As for using Scripture out of context---I suggest that is exactly what you, and others who use it to deny the priesthood to women, are doing.

That's fair enough. I think, though, that with specific regard to the Galatians reference, which you say is all that you need, you would need to show how it, being a reference specifically to Baptism, can be extended to apply to Ordination as well. I do understand your reasoning becaue I once thought the same thing. However, your argument presupposes the idea that the Baptismal homogenous norm is applicable to all aspects of the life in Christ (including Ordination) but that's a big assumption and one that hasn't thus far been supported. For example, the Sacrament of Chrismation/Confirmation is itself evidence that our oneness in Baptism does not mean that all of our ministries will be the same, and there is nothing to suggest that the basis of those ministries needn't be the same as that of our Baptism.

Therefore, this:

quote:
Either Jesus' incarnation was meant for all (and thereby, sex/gender is irrelevant to anything), or his maleness is a crucial factor and women cannot be redeemed (since what was not assumed cannot be redeemed).
...is not directly relevant unless it can be shown that the norm for our salvation as a whole (being human, and nothing more) is equally applicable to every single aspect of the economy of that salvation.

Someone said in Another Place that it seems that this assumption can be neither supported nor refuted from Scripture alone, and so we would need to look elsewhere.

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If Christ is not fully human, humankind is not fully saved. - St John of Saint-Denis

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The Scrumpmeister
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quote:
Originally ballsed up by Saint Bertelin:
...and there is nothing to suggest that the basis of those ministries needn't be the same as that of our Baptism.

I rephrased this sentence after originally typing it and seem to have ended up with a double negative, which completely contradicts what it is that I was trying to say. [Hot and Hormonal]

Please read instead:

quote:
...and there is nothing to suggest that the basis of those ministries must necessarily be the same as that of our Baptism.


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If Christ is not fully human, humankind is not fully saved. - St John of Saint-Denis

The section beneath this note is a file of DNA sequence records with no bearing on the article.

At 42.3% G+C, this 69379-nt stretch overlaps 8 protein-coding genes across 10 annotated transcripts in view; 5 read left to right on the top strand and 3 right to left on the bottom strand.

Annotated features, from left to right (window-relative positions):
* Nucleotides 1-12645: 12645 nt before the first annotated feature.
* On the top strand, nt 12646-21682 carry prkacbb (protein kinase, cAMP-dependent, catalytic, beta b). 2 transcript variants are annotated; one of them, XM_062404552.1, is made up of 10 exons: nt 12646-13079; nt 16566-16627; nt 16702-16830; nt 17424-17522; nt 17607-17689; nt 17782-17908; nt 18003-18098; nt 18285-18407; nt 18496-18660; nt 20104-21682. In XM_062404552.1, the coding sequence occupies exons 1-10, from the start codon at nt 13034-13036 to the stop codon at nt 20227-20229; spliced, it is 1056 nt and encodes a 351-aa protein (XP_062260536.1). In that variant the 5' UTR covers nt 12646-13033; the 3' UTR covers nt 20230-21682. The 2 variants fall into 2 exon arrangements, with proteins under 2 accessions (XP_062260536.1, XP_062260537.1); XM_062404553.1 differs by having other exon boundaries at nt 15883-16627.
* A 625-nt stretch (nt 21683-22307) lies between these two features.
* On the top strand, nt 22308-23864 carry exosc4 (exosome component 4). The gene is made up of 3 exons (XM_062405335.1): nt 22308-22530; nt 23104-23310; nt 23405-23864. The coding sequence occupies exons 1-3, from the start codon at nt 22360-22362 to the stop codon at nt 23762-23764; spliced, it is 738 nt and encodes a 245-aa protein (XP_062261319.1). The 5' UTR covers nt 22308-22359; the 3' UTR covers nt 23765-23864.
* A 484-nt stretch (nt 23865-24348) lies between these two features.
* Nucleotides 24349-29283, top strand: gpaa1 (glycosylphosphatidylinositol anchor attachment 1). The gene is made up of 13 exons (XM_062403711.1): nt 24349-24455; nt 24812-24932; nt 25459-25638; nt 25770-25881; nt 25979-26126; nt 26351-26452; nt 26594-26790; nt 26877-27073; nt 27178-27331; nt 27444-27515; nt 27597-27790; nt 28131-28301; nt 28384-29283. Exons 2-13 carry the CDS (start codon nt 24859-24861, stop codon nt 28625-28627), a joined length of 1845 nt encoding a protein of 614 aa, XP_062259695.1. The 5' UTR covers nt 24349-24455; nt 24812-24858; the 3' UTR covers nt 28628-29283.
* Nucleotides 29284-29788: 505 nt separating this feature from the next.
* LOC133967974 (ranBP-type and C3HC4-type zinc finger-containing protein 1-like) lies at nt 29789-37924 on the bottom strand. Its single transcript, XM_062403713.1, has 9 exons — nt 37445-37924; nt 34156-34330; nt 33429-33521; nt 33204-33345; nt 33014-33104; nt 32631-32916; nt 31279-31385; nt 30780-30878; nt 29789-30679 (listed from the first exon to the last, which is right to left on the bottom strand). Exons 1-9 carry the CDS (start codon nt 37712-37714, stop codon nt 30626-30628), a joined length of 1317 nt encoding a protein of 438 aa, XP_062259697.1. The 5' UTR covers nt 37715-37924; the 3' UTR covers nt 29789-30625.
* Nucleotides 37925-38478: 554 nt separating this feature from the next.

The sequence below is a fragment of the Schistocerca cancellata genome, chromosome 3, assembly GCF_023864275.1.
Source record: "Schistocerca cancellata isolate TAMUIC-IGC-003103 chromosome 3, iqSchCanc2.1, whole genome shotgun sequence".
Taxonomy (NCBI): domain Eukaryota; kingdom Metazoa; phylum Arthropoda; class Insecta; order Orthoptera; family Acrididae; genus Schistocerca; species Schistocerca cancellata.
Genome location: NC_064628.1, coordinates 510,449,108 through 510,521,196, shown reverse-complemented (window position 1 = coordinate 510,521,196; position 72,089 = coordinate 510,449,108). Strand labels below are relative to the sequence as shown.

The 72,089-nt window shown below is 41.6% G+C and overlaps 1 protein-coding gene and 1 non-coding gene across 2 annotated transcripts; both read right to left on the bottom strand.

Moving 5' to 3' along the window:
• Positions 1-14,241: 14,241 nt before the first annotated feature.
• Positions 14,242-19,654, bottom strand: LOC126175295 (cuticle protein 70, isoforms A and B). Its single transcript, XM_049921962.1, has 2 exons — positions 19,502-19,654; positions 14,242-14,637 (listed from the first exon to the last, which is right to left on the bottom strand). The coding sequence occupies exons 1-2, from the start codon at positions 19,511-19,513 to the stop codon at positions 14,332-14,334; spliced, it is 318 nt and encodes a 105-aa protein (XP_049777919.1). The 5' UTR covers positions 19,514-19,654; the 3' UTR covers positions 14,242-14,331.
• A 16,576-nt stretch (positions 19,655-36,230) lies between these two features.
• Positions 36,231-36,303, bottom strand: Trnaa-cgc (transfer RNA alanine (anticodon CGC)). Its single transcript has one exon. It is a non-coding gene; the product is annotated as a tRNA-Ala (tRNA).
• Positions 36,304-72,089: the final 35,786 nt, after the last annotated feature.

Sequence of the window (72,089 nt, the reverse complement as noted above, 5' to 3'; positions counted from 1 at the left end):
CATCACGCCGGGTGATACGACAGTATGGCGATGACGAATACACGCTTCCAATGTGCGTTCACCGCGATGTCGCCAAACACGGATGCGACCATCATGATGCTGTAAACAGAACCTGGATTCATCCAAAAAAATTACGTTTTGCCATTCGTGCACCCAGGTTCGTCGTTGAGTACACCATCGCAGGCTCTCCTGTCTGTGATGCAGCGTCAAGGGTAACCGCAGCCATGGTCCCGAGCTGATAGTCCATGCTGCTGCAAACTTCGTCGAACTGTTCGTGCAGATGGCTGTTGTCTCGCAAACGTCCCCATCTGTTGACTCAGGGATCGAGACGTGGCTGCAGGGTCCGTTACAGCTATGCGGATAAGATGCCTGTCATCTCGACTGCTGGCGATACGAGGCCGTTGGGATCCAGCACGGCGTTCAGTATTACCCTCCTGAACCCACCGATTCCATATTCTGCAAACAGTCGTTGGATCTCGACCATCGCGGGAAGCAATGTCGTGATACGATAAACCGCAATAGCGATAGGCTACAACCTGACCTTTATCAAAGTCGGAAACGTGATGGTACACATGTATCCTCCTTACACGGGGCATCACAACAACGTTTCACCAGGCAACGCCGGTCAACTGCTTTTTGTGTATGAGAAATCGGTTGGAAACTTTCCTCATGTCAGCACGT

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Luke

Soli Deo Gloria
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Interesting comments about gender and leadership. (It's from the Sydney Anglicans so don't say you haven't been warned.)

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Emily's Voice

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cor ad cor loquitur
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A helpful and interesting link.

As much as I disagree with the Sydney Anglicans' perspective, it is at least consistent. They are saying that women should not exercise any sort of headship in the Church -- their role is ancillary and subordinate.

To take some of the suggestions posted above to an absurd extreme (one that I assume the original posters didn't intend) it sounds as though we could have a church where most of the theologians and preachers are women, where most of the top administrative and pastoral leadership roles wereheld by women. A woman could preside over the liturgy of the word, and even generally over the eucharistic celebration. But when it came time to say the words of institution and invoke the Spirit over the holy gifts, an ordained man, no matter how ignorant or otherwise lacking, would have to be called forward.

To draw this distinction seems to me to deny the integrity of the eucharist and of the Church itself. Yet to deny that women can play a teaching and leadership role in the Church seems simply contrary to fact.

[ 20. October 2006, 11:39: Message edited by: cor ad cor loquitur ]

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Quam vos veritatem interpretationis, hanc eruditi κακοζηλίαν nuncupant … si ad verbum interpretor, absurde resonant. (St Jerome, Ep. 57 to Pammachius)

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Vesture, Posture, Gesture
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I'm being stupid here, and trying to find where you find this in what people have said. Would you mind elaborating for me ?

Thanks

--------------------
An undergraduate proudly told Benjamin Jowett, the great 19th Century Classicist that he was an agnostic. Jowett replied "Young man, in this university we speak Latin not Greek, so when speaking of yourself in that way, use the word ignoramus"

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dj_ordinaire
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Well is seems to me that this is precisely the situation with respect to the mitred abesses mentioned above - a community containing women with, in many cases, great theological gifts, led by a woman who would govern those under them, possibly including men, organise their worship (were abesses permitted to preach in their churches?) then draught in a male priest of whatever quality was available whenever they had need of a Mass.